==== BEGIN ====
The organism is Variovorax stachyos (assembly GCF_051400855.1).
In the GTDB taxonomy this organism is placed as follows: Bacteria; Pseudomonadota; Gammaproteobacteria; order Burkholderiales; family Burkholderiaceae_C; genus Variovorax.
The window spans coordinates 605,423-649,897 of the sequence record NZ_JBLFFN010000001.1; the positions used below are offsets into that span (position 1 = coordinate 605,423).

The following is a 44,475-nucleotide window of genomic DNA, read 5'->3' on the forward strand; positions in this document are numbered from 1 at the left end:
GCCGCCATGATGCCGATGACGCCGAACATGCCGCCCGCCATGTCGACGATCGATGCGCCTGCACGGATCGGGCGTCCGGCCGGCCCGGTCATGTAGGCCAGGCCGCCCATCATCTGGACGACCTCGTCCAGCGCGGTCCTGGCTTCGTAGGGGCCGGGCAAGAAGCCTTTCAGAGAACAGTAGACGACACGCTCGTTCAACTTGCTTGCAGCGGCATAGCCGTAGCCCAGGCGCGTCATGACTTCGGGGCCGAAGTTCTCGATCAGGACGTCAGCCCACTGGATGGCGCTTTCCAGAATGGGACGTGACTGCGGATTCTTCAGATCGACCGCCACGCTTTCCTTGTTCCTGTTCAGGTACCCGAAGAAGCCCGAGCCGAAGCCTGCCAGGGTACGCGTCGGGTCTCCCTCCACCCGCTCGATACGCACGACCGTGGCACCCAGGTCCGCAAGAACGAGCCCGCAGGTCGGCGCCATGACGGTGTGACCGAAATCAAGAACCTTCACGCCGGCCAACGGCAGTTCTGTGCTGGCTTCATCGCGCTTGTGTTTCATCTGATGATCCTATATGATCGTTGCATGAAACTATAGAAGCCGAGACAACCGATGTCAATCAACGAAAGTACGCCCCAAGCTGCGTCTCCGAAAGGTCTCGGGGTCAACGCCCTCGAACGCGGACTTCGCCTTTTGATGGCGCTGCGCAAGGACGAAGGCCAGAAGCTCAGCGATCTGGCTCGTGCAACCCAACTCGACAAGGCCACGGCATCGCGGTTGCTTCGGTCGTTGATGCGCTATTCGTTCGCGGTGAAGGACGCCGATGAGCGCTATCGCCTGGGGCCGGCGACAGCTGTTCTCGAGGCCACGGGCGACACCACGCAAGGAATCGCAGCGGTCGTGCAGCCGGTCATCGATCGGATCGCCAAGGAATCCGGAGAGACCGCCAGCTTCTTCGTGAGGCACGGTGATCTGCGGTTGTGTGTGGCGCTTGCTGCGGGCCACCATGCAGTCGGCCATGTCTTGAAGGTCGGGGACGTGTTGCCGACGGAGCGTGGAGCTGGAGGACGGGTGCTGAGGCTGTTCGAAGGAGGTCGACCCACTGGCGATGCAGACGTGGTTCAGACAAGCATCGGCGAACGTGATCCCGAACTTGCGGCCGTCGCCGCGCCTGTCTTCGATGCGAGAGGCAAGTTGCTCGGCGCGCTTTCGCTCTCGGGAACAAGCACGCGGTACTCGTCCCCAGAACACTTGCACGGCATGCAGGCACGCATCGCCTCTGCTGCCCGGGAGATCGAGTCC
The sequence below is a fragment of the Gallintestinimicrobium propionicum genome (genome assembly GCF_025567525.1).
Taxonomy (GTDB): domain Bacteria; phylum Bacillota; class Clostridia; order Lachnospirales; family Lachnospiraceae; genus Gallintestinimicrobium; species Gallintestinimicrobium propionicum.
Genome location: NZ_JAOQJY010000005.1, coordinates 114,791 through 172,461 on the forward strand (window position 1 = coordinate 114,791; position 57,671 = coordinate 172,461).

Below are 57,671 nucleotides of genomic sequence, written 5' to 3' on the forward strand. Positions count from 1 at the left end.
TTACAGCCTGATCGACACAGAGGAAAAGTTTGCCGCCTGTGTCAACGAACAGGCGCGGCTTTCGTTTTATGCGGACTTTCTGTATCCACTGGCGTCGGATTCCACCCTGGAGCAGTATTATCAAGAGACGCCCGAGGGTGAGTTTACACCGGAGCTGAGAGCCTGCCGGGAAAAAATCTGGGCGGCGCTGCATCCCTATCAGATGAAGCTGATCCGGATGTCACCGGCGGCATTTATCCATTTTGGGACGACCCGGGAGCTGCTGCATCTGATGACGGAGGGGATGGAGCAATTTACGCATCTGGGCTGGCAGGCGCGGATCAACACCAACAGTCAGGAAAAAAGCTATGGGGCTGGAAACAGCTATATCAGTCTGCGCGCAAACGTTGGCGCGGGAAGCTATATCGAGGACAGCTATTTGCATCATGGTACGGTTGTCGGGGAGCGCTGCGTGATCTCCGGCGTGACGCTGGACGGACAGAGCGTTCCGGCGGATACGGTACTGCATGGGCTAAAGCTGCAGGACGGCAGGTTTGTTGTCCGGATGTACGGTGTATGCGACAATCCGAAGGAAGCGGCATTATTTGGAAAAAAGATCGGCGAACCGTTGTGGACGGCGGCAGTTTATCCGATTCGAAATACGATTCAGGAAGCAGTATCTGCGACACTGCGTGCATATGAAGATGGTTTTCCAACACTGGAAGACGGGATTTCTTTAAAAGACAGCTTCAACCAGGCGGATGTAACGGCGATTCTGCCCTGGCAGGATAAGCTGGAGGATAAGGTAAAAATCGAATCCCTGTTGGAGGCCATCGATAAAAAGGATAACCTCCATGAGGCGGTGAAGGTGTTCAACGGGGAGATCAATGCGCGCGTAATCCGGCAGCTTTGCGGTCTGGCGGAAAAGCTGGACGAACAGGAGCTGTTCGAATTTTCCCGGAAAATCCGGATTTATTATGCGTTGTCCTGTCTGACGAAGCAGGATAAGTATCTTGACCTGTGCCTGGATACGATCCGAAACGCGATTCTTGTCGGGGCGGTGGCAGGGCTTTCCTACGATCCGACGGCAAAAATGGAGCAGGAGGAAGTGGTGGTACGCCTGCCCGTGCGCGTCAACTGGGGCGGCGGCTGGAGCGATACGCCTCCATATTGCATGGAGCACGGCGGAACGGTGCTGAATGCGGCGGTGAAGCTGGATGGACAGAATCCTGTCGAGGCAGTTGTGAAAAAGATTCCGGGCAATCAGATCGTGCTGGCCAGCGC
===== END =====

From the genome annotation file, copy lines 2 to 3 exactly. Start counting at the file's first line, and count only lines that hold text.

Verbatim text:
In the GTDB taxonomy this organism is placed as follows: Bacteria; Pseudomonadota; Gammaproteobacteria; order Burkholderiales; family Burkholderiaceae_C; genus Variovorax.
The window spans coordinates 605,423-649,897 of the sequence record NZ_JBLFFN010000001.1; the positions used below are offsets into that span (position 1 = coordinate 605,423).